What We Do

Advocacy

One of the many benefits of an experienced local attorney is knowing the issues and how to navigate them from the very start of the case.

Depositions

Depositions are interviews with witnesses, usually in person, conducted by both the defense and state attorney. They are an important part of discovery as they are conducted under oath and can be used later at trial. The defense can depose any available and relevant witness and even a victim. Depositions are powerful tools for getting to the nut of the matter and often lead to the resolution of the case.

Discovery

Discovery is the sharing of all evidence the State Attorney and police have collected in a matter, both inculpatory and exculpatory. This means even evidence in your favor MUST be provided for our consideration and possible use. Such evidence includes, police videos and photos, statements of witnesses, locations being accessed for inspection, inspection of evidence collected at scene, and any other relevant information related to the case. Often the best evidence of our client's innocence is provided by the police themselves on their body camera videos. Or, the evidence may show that while there was some wrong doing, it wasn't as bad as the officers on scene seemed to think.

The evidence gleaned through discovery sometimes indicates unconstitutional actions on officers' part. It is through this discovery process that the facts of the case are developed by both sides and is the basis for any plea or trial. Something to consider - POLICE REPORTS ARE NOT ADMISSIBLE EVIDENCE AT TRIAL. It is mostly what the officers and witnesses are saying NOW that counts. Discovery creates those final stories. You want an experienced local attorney reviewing your case and taking depositions. In many cases, we know the officers involved from prior cases, we know their supervisors, we know the departments and their style well. I cannot overstate the value of having an experienced local attorney looking at your evidence and taking action to defend you.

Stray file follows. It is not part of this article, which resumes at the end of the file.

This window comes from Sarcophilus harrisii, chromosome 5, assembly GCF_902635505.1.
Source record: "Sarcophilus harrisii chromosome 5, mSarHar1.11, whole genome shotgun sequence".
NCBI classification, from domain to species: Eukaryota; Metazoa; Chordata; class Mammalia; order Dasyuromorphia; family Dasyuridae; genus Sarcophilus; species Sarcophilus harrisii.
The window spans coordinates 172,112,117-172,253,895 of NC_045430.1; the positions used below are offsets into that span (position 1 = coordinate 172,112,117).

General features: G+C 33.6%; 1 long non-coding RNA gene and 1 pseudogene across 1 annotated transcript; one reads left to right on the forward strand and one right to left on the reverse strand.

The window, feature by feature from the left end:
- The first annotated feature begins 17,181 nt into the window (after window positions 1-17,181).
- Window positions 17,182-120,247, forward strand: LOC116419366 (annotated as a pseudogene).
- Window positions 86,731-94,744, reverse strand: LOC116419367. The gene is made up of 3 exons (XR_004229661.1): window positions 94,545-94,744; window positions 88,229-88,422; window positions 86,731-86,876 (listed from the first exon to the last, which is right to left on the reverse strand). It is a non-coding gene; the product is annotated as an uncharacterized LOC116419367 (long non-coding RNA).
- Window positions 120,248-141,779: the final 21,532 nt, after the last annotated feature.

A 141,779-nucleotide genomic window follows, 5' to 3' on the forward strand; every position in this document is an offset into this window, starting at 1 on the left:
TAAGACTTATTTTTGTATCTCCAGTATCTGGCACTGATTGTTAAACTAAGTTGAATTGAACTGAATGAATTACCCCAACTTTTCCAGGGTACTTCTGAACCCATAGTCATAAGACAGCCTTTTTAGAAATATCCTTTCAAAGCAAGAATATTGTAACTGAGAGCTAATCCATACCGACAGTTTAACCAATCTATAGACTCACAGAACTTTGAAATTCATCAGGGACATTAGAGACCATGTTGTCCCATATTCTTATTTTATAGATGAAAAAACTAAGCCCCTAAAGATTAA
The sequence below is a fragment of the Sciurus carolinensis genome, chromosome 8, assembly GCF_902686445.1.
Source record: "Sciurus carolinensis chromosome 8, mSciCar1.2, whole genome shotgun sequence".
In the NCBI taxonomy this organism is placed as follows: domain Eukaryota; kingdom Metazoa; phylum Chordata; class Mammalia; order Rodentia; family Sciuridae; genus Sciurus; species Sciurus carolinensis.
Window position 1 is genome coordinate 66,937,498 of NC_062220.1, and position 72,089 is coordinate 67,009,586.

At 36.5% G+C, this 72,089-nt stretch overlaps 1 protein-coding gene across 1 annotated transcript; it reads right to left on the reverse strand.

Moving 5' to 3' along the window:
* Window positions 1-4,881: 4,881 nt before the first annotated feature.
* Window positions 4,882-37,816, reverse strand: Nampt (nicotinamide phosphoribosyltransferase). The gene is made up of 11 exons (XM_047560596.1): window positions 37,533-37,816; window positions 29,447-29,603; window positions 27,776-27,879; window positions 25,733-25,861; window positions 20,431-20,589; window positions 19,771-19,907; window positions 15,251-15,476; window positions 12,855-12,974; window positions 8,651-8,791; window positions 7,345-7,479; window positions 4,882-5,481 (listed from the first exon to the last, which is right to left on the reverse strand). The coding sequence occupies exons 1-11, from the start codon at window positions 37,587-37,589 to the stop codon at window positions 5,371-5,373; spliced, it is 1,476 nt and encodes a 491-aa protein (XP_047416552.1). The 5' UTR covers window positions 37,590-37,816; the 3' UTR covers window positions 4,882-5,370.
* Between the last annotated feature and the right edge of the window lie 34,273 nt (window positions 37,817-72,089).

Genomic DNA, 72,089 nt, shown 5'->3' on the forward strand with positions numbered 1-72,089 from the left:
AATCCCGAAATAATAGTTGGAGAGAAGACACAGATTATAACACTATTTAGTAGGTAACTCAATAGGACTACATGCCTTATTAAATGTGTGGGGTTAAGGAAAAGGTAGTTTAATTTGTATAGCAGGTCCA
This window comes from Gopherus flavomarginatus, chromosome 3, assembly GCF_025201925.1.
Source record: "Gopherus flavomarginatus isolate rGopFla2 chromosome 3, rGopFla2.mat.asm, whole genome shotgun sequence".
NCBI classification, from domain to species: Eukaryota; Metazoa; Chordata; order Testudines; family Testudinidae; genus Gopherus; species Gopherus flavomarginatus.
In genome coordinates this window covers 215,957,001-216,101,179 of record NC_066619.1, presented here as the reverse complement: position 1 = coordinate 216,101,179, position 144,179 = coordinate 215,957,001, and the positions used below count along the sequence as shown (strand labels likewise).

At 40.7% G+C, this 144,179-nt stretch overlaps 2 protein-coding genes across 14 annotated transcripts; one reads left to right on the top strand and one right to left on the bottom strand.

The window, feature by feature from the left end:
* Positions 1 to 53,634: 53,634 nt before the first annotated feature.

Diversions

Diversions are used by the State as an alternative to traditional consequences for crimes. For instance, if it is a first offense and not too serious, the State may agree to allow the defendant to complete some requirements much like probation, and if successful, the charge is then dropped. These are known as pretrial diversions, deferred prosecution agreements, and the like. In most of these, the person accepts some consequences, and after completion the charge is dropped. In most cases, if the listed consequences are not completed, the charge is reactivated and the case proceeds toward plea or trial. In some more serious cases, the state may demand a plea be made to accept the diversion. In that case, a less good, but still pretty good option in many cases, if you fail to compete your pretrial diversion requirements, you will be sentenced according to your plea agreement - in other words, you blew your chance for the best deal, and now have the plea deal to complete.

Diversions are usually a win. They get you out of the painful criminal track, and provide certainty. But, they can be viewed by outsiders to the criminal justice system as a get over, and for those with high security clearances for instance, can still be problematic. Having an experienced local attorney represent you when figuring which option is better for your situation is another advantage of hiring local.

Independent Investigation

The police are the State’s investigators. We can often do our own information collection and analysis and if not, usually know who can.

Motions to Dismiss

Motions to dismiss are used most commonly when even if all the facts asserted by the State are true, they do not constitute a crime. We have used these successfully in many gun cases and even serious drug cases where State had no proof of knowledge. Every crime has listed elements of proof that must be met or the State must drop the charge.

Motions to Suppress

The police do not always follow the rules. When they collect evidence in an unconstitutional manner, if the defense objects or moves to suppress that evidence, the court may not allow it to be used against the defendant. We have used these often to get charges dropped after police misconduct and illegal searches.

Plea Bargains

Most cases end in a plea bargain. This is because there is usually at least some truth to the charges, the evidence of guilt is overwhelming, going to trial on a close case can be very risky and stressful, and the consequences agreed to in the plea bargain are acceptable, sometimes very acceptable. An experienced local attorney knows the difference between a good deal and a bad one...and hopefully a good one from a great one. There is a lot of local flavor in plea bargaining. Consider that when seeking counsel.

Trial

Trial is usually the ultimate decider of the matter. In some cases, due to their seriousness, trial is almost assured. Rapes, murders, child sex crimes often go to trial. The plea bargains offered in such cases are usually so high a defendant may go to trial as s matter of principle, and the state has little incentive to drop or plea out on big cases because they make them look good. As risky as trial may be it is sometimes the only way to establish your lack of guilt. You want an experienced local attorney on your side in such crucial matters.